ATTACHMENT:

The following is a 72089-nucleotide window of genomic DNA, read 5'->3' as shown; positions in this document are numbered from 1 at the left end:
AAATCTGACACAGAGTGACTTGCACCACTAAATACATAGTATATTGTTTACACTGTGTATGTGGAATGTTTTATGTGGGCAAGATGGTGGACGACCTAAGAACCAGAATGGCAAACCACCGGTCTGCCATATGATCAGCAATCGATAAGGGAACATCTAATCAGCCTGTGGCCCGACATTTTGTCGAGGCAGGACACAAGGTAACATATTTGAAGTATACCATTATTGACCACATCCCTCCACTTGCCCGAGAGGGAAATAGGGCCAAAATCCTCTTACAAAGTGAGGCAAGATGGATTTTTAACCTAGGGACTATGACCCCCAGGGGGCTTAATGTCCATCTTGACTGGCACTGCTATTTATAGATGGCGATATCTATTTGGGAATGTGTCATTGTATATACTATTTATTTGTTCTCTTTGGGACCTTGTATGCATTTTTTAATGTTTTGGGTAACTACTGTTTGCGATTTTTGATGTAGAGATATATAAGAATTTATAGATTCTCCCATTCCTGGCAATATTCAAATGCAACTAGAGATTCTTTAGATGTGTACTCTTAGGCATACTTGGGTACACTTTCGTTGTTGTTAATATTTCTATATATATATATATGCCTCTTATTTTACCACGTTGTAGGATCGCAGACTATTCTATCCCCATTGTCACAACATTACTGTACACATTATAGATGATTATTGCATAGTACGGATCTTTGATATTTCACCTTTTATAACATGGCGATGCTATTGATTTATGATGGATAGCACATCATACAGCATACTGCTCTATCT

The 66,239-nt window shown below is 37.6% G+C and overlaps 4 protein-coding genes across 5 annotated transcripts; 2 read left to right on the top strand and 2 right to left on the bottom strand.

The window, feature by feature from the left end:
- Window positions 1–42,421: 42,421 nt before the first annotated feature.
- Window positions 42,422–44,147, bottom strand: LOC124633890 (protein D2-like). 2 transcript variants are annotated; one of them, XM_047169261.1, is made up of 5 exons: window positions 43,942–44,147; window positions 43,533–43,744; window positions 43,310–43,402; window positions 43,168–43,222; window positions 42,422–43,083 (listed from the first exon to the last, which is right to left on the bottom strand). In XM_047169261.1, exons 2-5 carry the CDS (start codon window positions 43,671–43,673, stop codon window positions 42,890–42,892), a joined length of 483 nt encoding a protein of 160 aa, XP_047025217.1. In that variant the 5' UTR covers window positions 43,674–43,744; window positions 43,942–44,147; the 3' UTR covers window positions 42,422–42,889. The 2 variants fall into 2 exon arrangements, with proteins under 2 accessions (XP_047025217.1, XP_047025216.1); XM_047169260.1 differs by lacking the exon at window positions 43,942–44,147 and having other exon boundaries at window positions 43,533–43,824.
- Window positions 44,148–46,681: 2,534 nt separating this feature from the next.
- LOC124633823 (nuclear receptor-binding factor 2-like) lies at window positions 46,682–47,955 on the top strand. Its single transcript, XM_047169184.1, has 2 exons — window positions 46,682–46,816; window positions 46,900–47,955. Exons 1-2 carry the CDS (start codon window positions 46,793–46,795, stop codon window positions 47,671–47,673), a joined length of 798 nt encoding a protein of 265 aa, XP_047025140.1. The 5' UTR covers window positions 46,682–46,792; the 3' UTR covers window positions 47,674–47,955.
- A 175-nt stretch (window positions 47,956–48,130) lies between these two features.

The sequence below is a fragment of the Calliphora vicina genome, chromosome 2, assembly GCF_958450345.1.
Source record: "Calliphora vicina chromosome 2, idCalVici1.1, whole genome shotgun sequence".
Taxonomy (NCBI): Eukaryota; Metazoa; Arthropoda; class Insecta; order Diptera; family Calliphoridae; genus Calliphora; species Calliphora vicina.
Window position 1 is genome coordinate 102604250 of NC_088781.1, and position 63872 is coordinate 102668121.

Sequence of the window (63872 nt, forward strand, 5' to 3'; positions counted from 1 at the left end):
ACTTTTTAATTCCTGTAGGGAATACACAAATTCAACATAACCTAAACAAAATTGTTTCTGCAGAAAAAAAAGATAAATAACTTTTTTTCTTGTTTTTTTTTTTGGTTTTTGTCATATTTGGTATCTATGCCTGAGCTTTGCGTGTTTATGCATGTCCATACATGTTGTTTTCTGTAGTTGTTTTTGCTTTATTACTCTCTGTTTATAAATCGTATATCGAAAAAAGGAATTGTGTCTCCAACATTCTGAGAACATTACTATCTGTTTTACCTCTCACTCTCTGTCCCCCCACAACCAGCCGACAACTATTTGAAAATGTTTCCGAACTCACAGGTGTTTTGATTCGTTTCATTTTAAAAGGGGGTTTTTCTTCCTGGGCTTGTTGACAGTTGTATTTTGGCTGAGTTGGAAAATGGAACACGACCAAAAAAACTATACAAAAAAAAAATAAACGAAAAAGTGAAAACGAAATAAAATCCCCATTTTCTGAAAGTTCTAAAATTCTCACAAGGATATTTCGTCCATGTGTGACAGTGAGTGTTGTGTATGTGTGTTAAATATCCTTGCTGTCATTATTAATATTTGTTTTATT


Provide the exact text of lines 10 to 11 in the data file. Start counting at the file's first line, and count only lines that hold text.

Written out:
The sequence below is a fragment of the Calliphora vicina genome, chromosome 2, assembly GCF_958450345.1.
Source record: "Calliphora vicina chromosome 2, idCalVici1.1, whole genome shotgun sequence".